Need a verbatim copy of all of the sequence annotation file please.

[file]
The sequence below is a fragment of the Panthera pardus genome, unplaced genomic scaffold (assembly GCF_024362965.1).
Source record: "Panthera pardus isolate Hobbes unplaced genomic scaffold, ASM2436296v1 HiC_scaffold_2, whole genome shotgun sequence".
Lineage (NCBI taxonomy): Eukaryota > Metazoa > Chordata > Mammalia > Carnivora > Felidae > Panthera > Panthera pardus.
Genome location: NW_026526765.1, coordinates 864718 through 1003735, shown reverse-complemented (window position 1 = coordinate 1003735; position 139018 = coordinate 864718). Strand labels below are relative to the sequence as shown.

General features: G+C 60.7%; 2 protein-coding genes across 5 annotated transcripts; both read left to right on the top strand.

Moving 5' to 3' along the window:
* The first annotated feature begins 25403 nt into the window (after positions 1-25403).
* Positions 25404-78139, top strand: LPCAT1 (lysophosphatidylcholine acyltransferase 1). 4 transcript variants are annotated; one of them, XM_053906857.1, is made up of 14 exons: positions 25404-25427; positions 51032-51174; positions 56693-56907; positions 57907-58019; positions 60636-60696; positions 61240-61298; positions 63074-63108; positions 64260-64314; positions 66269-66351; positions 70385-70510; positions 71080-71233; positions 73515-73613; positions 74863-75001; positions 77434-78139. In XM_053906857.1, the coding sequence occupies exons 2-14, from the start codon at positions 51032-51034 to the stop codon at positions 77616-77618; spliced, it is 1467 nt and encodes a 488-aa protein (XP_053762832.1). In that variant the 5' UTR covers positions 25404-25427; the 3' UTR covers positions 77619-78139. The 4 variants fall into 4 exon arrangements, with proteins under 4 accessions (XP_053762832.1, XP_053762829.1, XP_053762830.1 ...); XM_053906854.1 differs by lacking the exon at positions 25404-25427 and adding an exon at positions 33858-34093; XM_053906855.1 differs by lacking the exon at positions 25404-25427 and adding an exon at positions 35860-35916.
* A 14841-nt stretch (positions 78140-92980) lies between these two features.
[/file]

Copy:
The sequence below is a fragment of the Panthera pardus genome, unplaced genomic scaffold (assembly GCF_024362965.1).
Source record: "Panthera pardus isolate Hobbes unplaced genomic scaffold, ASM2436296v1 HiC_scaffold_2, whole genome shotgun sequence".
Lineage (NCBI taxonomy): Eukaryota > Metazoa > Chordata > Mammalia > Carnivora > Felidae > Panthera > Panthera pardus.
Genome location: NW_026526765.1, coordinates 864718 through 1003735, shown reverse-complemented (window position 1 = coordinate 1003735; position 139018 = coordinate 864718). Strand labels below are relative to the sequence as shown.

General features: G+C 60.7%; 2 protein-coding genes across 5 annotated transcripts; both read left to right on the top strand.

Moving 5' to 3' along the window:
* The first annotated feature begins 25403 nt into the window (after positions 1-25403).
* Positions 25404-78139, top strand: LPCAT1 (lysophosphatidylcholine acyltransferase 1). 4 transcript variants are annotated; one of them, XM_053906857.1, is made up of 14 exons: positions 25404-25427; positions 51032-51174; positions 56693-56907; positions 57907-58019; positions 60636-60696; positions 61240-61298; positions 63074-63108; positions 64260-64314; positions 66269-66351; positions 70385-70510; positions 71080-71233; positions 73515-73613; positions 74863-75001; positions 77434-78139. In XM_053906857.1, the coding sequence occupies exons 2-14, from the start codon at positions 51032-51034 to the stop codon at positions 77616-77618; spliced, it is 1467 nt and encodes a 488-aa protein (XP_053762832.1). In that variant the 5' UTR covers positions 25404-25427; the 3' UTR covers positions 77619-78139. The 4 variants fall into 4 exon arrangements, with proteins under 4 accessions (XP_053762832.1, XP_053762829.1, XP_053762830.1 ...); XM_053906854.1 differs by lacking the exon at positions 25404-25427 and adding an exon at positions 33858-34093; XM_053906855.1 differs by lacking the exon at positions 25404-25427 and adding an exon at positions 35860-35916.
* A 14841-nt stretch (positions 78140-92980) lies between these two features.